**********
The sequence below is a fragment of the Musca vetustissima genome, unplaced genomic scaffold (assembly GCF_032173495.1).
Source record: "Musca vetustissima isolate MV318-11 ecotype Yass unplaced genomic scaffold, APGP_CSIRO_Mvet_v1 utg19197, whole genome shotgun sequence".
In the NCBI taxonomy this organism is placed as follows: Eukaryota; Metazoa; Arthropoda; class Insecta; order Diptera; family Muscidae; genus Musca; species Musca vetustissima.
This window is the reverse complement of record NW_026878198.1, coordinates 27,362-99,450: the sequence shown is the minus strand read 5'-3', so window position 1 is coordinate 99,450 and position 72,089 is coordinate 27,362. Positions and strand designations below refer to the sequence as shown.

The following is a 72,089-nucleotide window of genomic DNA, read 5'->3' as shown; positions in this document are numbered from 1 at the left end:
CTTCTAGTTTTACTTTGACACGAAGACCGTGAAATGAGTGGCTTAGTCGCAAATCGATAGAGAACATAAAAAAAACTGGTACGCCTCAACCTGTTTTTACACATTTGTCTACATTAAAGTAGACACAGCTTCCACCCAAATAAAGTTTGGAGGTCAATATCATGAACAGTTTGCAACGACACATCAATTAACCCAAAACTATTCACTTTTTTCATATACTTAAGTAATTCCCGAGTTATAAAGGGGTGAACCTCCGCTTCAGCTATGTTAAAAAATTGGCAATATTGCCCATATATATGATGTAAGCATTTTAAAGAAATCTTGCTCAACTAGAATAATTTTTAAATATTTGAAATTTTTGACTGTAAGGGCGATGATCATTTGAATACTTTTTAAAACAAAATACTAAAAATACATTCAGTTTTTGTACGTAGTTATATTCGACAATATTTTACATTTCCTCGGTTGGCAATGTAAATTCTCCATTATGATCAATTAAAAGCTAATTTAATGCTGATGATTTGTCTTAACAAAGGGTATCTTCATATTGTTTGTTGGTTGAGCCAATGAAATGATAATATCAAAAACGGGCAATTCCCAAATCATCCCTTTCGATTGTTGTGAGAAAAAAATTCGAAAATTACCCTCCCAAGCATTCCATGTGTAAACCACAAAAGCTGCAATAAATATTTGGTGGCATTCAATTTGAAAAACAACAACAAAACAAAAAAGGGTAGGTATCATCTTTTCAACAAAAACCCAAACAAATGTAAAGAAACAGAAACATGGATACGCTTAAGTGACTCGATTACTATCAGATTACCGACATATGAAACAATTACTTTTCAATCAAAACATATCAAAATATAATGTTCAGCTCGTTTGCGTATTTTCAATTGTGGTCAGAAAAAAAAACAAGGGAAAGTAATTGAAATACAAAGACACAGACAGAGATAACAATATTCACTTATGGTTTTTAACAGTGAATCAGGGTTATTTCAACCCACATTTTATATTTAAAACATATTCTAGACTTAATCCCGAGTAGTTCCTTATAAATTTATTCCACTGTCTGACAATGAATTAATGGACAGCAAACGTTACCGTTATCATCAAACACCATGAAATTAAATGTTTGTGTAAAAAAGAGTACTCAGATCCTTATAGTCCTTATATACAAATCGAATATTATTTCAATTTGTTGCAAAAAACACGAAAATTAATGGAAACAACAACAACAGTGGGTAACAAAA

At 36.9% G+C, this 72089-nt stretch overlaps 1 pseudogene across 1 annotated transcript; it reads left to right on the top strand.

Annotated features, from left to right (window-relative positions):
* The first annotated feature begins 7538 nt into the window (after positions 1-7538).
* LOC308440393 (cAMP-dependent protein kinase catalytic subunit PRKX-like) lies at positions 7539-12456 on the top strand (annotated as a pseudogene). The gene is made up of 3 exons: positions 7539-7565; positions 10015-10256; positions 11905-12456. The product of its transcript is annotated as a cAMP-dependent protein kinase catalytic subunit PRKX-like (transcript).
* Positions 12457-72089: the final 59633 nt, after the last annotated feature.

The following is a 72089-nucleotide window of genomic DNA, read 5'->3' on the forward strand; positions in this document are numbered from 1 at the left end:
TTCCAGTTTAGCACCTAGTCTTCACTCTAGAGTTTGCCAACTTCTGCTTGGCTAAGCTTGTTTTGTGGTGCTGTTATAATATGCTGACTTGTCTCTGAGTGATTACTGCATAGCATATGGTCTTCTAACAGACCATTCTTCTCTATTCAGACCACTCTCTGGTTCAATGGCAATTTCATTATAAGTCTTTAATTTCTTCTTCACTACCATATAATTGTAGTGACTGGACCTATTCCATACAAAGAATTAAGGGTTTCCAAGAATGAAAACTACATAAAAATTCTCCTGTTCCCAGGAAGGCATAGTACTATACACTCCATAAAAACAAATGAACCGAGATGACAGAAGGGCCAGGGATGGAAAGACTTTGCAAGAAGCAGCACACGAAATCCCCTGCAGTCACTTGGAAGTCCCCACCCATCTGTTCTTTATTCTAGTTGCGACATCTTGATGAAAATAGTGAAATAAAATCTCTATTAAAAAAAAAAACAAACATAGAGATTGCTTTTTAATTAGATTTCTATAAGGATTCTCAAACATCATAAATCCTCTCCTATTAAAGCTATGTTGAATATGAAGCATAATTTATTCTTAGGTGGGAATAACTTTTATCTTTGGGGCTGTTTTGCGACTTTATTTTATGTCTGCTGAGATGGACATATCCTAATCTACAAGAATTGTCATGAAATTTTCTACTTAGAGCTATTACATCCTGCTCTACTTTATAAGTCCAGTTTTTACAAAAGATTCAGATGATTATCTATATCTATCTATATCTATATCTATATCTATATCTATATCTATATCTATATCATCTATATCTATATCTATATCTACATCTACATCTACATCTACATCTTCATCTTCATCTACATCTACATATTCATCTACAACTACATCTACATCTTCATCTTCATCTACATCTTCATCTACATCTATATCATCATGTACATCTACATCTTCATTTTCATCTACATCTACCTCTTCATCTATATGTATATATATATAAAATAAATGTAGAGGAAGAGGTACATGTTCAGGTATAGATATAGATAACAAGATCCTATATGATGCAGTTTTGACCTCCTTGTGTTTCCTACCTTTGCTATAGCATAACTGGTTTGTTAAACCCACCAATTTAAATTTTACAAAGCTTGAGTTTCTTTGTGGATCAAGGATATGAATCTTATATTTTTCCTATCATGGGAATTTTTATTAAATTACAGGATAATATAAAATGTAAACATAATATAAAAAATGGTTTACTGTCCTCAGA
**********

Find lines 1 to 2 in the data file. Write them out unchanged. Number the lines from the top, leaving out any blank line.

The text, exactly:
The sequence below is a fragment of the Musca vetustissima genome, unplaced genomic scaffold (assembly GCF_032173495.1).
Source record: "Musca vetustissima isolate MV318-11 ecotype Yass unplaced genomic scaffold, APGP_CSIRO_Mvet_v1 utg19197, whole genome shotgun sequence".